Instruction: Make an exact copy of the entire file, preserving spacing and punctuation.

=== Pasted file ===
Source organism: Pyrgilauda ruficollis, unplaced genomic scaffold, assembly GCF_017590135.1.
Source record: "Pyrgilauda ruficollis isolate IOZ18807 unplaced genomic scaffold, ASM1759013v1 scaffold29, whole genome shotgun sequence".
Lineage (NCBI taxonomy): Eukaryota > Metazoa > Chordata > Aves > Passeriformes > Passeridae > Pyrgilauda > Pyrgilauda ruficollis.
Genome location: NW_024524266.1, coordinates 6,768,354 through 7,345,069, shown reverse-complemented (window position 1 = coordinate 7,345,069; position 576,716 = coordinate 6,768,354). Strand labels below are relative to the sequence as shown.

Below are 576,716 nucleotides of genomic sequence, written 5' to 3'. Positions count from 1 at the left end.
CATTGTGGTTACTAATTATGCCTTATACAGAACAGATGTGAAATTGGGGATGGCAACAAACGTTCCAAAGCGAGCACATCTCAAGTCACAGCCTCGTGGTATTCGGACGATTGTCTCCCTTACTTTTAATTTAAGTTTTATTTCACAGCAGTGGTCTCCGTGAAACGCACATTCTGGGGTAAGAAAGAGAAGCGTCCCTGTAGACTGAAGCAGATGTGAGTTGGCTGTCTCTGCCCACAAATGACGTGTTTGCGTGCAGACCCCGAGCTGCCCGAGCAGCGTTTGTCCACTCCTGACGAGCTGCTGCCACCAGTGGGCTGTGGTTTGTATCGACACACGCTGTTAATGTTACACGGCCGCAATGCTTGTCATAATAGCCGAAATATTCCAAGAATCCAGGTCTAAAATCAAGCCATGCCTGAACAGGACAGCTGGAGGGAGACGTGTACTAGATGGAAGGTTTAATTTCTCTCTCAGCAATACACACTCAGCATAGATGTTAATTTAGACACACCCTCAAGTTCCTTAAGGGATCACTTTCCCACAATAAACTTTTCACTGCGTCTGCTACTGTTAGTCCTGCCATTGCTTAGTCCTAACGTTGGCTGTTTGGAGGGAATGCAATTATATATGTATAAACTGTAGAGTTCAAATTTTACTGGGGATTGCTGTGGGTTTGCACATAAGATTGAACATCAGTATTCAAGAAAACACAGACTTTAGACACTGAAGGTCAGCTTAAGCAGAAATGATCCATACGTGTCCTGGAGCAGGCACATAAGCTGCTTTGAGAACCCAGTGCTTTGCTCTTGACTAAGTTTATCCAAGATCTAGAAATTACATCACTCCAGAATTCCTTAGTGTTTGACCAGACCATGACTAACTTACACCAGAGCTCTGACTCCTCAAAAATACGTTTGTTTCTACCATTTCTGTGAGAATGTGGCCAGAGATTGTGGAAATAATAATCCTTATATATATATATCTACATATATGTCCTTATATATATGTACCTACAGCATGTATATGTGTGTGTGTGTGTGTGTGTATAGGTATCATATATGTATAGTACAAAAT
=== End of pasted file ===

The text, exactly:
Source organism: Pyrgilauda ruficollis, unplaced genomic scaffold, assembly GCF_017590135.1.
Source record: "Pyrgilauda ruficollis isolate IOZ18807 unplaced genomic scaffold, ASM1759013v1 scaffold29, whole genome shotgun sequence".
Lineage (NCBI taxonomy): Eukaryota > Metazoa > Chordata > Aves > Passeriformes > Passeridae > Pyrgilauda > Pyrgilauda ruficollis.
Genome location: NW_024524266.1, coordinates 6,768,354 through 7,345,069, shown reverse-complemented (window position 1 = coordinate 7,345,069; position 576,716 = coordinate 6,768,354). Strand labels below are relative to the sequence as shown.

Below are 576,716 nucleotides of genomic sequence, written 5' to 3'. Positions count from 1 at the left end.
CATTGTGGTTACTAATTATGCCTTATACAGAACAGATGTGAAATTGGGGATGGCAACAAACGTTCCAAAGCGAGCACATCTCAAGTCACAGCCTCGTGGTATTCGGACGATTGTCTCCCTTACTTTTAATTTAAGTTTTATTTCACAGCAGTGGTCTCCGTGAAACGCACATTCTGGGGTAAGAAAGAGAAGCGTCCCTGTAGACTGAAGCAGATGTGAGTTGGCTGTCTCTGCCCACAAATGACGTGTTTGCGTGCAGACCCCGAGCTGCCCGAGCAGCGTTTGTCCACTCCTGACGAGCTGCTGCCACCAGTGGGCTGTGGTTTGTATCGACACACGCTGTTAATGTTACACGGCCGCAATGCTTGTCATAATAGCCGAAATATTCCAAGAATCCAGGTCTAAAATCAAGCCATGCCTGAACAGGACAGCTGGAGGGAGACGTGTACTAGATGGAAGGTTTAATTTCTCTCTCAGCAATACACACTCAGCATAGATGTTAATTTAGACACACCCTCAAGTTCCTTAAGGGATCACTTTCCCACAATAAACTTTTCACTGCGTCTGCTACTGTTAGTCCTGCCATTGCTTAGTCCTAACGTTGGCTGTTTGGAGGGAATGCAATTATATATGTATAAACTGTAGAGTTCAAATTTTACTGGGGATTGCTGTGGGTTTGCACATAAGATTGAACATCAGTATTCAAGAAAACACAGACTTTAGACACTGAAGGTCAGCTTAAGCAGAAATGATCCATACGTGTCCTGGAGCAGGCACATAAGCTGCTTTGAGAACCCAGTGCTTTGCTCTTGACTAAGTTTATCCAAGATCTAGAAATTACATCACTCCAGAATTCCTTAGTGTTTGACCAGACCATGACTAACTTACACCAGAGCTCTGACTCCTCAAAAATACGTTTGTTTCTACCATTTCTGTGAGAATGTGGCCAGAGATTGTGGAAATAATAATCCTTATATATATATATCTACATATATGTCCTTATATATATGTACCTACAGCATGTATATGTGTGTGTGTGTGTGTGTGTATAGGTATCATATATGTATAGTACAAAAT